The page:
# If there are $6$ matrices in $M_{6,6}(\Bbb C)$ such that they all satisfy $A^2=0$, does this imply that at least two of them are similar?

If there are $6$ matrices in the vector space $M_{6,6}(\Bbb C)$ such that they all satisfy $A^2=0$, does this imply that at least two of them are similar?

My approach: Observation: $A^2=0$ implies that all the eigenvalues of these matrices must equal to zero. Which naturally led me to think about the Jordan forms of these, to try and see if there are less than $6$ types of Jordan matrices corresponding to this property as that would be mean that at least two of these matrices should have the same Jordan matrix, and hence must be similar. I found that there are more than $6$ types of corresponding Jordan matrices, so my current answer is "not necessarily true", but I need a definite true or false answer here. Could someone give me a thought process?

Your approach is fine. But I don't see how is it that you got more than $6$ types of matrices in Jordan normal for whose square is $0$. There are less than $6$ types and that's why two of them must be similar. Actually, there are only $4$ types: the null matrix and$$\begin{pmatrix}0&1&0&0&0&0\\0&0&0&0&0&0\\0&0&0&0&0&0\\0&0&0&0&0&0\\0&0&0&0&0&0\\0&0&0&0&0&0\end{pmatrix},\begin{pmatrix}0&1&0&0&0&0\\0&0&0&0&0&0\\0&0&0&1&0&0\\0&0&0&0&0&0\\0&0&0&0&0&0\\0&0&0&0&0&0\end{pmatrix}\text{ and }\begin{pmatrix}0&1&0&0&0&0\\0&0&0&0&0&0\\0&0&0&1&0&0\\0&0&0&0&0&0\\0&0&0&0&0&1\\0&0&0&0&0&0\end{pmatrix}.$$There is no other Jordan matrix whose square is $0$.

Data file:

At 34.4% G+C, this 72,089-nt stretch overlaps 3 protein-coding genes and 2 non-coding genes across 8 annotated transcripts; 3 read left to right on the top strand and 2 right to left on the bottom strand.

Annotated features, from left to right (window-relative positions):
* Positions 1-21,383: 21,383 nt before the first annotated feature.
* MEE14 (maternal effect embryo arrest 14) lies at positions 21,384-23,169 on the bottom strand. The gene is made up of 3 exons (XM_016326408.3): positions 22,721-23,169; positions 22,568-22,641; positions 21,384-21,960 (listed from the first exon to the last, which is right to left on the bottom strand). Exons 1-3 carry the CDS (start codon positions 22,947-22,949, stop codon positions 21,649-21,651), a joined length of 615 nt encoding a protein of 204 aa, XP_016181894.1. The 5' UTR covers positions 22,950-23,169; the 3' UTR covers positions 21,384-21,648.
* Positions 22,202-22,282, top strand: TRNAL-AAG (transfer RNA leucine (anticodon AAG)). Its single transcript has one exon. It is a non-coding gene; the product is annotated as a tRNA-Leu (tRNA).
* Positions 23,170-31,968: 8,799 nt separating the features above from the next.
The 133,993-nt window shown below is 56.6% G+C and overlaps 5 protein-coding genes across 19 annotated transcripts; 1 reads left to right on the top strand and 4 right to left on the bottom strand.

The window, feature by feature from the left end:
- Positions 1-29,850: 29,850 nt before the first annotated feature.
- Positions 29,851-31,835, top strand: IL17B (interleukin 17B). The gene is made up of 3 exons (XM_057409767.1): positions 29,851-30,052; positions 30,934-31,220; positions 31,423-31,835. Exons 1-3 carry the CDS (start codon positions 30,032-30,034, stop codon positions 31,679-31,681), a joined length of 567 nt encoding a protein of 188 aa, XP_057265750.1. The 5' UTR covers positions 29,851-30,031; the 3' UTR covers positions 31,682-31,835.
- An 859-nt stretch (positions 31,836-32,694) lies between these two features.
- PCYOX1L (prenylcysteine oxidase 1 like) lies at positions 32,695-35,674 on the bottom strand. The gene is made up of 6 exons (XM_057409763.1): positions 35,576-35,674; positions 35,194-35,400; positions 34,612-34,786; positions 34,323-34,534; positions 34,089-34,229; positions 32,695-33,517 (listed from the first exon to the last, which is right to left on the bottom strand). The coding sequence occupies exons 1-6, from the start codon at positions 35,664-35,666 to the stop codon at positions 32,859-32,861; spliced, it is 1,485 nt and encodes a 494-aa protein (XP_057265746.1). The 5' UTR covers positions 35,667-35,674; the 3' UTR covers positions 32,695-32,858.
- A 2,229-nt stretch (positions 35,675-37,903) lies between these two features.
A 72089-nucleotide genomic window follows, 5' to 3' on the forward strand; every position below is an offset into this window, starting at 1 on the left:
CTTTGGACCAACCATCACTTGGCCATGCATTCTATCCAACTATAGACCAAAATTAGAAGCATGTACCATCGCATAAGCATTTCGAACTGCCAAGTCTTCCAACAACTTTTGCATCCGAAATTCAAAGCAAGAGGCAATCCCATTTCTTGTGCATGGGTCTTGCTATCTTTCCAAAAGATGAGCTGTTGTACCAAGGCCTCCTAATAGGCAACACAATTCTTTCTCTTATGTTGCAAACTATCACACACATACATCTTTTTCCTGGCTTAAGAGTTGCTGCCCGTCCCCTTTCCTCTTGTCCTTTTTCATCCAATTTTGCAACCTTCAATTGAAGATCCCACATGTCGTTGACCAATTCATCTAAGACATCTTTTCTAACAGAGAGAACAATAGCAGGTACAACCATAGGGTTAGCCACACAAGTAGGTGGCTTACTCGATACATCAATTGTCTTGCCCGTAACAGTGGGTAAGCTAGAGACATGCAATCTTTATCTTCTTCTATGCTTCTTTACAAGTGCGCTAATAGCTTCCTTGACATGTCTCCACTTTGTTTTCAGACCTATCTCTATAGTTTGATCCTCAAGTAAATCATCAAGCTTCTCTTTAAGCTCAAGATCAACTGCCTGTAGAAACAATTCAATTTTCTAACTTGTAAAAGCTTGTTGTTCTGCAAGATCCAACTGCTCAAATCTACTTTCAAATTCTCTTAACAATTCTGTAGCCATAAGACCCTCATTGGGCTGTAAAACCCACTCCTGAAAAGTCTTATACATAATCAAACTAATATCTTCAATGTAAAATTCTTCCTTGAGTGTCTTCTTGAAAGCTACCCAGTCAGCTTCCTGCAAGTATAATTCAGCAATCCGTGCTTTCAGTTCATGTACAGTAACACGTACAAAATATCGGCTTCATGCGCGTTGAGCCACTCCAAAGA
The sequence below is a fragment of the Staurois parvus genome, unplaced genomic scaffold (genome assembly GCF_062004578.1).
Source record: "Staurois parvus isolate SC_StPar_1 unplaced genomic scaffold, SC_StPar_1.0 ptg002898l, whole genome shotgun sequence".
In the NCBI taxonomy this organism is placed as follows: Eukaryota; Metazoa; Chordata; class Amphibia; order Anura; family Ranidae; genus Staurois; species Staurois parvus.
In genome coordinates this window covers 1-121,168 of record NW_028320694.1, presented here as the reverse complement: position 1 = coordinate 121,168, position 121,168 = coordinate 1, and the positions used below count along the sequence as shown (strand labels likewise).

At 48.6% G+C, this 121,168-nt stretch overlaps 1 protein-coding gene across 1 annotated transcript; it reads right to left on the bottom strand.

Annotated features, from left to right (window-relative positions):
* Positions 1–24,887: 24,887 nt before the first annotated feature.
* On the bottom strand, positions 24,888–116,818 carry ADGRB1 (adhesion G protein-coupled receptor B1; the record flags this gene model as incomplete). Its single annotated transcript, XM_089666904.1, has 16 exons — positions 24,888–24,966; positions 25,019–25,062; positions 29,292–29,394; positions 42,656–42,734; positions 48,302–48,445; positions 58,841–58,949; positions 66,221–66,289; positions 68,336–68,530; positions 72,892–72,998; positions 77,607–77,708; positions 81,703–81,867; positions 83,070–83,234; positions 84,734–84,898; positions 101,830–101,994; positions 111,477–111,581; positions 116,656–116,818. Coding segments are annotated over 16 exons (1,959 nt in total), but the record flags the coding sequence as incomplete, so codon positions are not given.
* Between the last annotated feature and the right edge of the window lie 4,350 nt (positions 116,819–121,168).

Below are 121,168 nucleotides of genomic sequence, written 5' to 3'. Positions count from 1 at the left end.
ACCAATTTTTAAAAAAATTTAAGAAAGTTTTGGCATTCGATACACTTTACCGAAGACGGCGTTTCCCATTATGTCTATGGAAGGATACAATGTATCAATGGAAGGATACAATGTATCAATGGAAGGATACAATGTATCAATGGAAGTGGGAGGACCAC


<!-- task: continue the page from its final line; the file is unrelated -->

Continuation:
• Thank you for replying. Surely there's 6 or more? Because is it not possible that the Jordan matrices could be, say (the numbers denote the sizes of the individual Jordan blocks): a) 1 1 1 1 1 1 b) 1 1 1 1 2 c) 1 1 1 3 d) 1 1 4 e) 1 5 f) 6? – user564499 Jun 6 '18 at 7:31
• I assume that there's something about the fact that A^2=0 which forces me to remove some of these options, but I did not notice it. Could you give me some guidance? – user564499 Jun 6 '18 at 7:32
• Yes, take your example f. Suppose that $A$ was in Jordan form from the start. Now just take pen and paper and compute $A^2$, $A^3$, $A^4$ etc. It is not a lot of work and very insightful. – Vincent Jun 6 '18 at 7:34
• @Vincent I see that when I raise f to some powers, the "diagonal" of 1s will move up rightwards, since f^k = (0+N)^k where N is the matrix of consisting of ones on the first diagonal. I also see that as a result, f^2 =/ = 0. The only thing left is, if A has jordan matrix f, does that mean that A could only have been f from the start? – user564499 Jun 6 '18 at 7:40
• @JoséCarlosSantos Ah I see why that is true now, I should've given it more thought before asking. It's because if A= PJP^-1, then J = P^-1AP and hence, J^2 = P^-1 A^2 P and so if the RHS =0 , then J^2 =0 right? – user564499 Jun 6 '18 at 7:54